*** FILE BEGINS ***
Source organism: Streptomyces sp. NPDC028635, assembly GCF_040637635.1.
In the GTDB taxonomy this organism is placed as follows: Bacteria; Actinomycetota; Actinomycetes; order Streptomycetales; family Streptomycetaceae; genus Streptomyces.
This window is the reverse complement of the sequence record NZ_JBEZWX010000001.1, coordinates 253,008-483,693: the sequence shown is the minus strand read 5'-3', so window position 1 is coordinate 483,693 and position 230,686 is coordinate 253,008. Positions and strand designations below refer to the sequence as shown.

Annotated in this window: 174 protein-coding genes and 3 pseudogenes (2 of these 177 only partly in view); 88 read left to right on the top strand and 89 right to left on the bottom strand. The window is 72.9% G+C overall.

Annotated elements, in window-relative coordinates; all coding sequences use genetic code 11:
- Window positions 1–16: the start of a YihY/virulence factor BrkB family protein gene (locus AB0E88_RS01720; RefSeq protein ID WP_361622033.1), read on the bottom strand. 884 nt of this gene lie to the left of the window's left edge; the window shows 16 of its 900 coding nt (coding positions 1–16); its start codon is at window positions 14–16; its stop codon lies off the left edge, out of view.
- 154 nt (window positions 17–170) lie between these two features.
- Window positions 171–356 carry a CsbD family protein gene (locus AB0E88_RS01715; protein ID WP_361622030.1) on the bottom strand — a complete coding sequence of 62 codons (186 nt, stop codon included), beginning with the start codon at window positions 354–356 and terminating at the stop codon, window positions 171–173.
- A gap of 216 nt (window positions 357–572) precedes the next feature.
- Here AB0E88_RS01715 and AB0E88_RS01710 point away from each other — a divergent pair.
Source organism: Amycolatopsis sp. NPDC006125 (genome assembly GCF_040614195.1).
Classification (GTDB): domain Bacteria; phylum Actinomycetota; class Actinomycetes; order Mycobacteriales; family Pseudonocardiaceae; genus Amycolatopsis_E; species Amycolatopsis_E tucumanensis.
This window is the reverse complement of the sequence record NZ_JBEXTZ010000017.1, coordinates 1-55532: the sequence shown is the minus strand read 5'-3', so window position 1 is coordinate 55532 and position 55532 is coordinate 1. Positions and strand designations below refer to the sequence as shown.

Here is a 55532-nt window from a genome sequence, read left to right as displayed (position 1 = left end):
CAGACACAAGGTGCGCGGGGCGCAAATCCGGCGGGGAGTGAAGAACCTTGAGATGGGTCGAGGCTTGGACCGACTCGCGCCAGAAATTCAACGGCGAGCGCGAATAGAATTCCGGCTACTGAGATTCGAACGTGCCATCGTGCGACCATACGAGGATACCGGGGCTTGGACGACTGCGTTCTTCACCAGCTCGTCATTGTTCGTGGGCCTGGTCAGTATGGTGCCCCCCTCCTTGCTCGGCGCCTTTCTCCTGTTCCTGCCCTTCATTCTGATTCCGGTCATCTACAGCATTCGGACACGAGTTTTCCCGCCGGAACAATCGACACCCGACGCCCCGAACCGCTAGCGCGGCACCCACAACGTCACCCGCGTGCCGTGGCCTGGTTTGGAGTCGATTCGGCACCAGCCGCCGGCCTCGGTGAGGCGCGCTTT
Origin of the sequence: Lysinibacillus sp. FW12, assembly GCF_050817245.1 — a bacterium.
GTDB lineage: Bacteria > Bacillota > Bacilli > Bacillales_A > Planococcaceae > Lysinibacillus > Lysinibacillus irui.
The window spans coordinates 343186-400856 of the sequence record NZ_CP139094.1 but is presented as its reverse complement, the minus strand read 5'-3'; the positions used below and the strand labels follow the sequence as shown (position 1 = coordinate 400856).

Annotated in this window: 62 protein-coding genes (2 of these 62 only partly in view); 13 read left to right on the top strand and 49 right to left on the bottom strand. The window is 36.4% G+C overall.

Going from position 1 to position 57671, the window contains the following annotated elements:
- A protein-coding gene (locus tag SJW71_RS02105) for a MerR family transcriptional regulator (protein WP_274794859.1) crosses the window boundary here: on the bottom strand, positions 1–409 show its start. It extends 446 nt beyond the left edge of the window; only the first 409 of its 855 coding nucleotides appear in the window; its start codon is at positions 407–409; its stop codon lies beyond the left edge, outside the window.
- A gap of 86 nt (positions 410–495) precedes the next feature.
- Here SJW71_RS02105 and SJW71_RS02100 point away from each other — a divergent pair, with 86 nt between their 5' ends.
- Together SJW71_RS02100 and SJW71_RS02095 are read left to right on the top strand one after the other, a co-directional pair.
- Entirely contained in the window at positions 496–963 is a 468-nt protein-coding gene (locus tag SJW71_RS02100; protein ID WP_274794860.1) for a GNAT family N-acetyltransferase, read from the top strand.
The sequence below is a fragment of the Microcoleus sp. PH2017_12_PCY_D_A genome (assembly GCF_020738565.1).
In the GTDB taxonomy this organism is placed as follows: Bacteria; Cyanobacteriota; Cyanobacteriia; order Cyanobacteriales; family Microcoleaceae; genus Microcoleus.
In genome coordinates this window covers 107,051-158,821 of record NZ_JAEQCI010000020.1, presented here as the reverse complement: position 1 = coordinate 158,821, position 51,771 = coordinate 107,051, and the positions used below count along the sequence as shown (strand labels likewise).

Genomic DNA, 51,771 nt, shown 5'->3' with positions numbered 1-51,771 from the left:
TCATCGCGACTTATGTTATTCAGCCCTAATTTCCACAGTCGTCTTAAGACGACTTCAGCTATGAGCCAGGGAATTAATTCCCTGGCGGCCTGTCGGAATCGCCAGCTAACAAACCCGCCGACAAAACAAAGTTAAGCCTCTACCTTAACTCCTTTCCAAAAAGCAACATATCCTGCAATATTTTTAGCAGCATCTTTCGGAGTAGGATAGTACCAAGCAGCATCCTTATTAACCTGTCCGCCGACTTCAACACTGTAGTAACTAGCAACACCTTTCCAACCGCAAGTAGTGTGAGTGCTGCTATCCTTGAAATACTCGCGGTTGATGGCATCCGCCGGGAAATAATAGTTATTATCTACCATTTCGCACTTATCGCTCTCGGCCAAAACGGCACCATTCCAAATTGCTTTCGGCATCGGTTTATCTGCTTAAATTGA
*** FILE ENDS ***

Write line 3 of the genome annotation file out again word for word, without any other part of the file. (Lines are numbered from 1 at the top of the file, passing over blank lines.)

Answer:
This window is the reverse complement of the sequence record NZ_JBEZWX010000001.1, coordinates 253,008-483,693: the sequence shown is the minus strand read 5'-3', so window position 1 is coordinate 483,693 and position 230,686 is coordinate 253,008. Positions and strand designations below refer to the sequence as shown.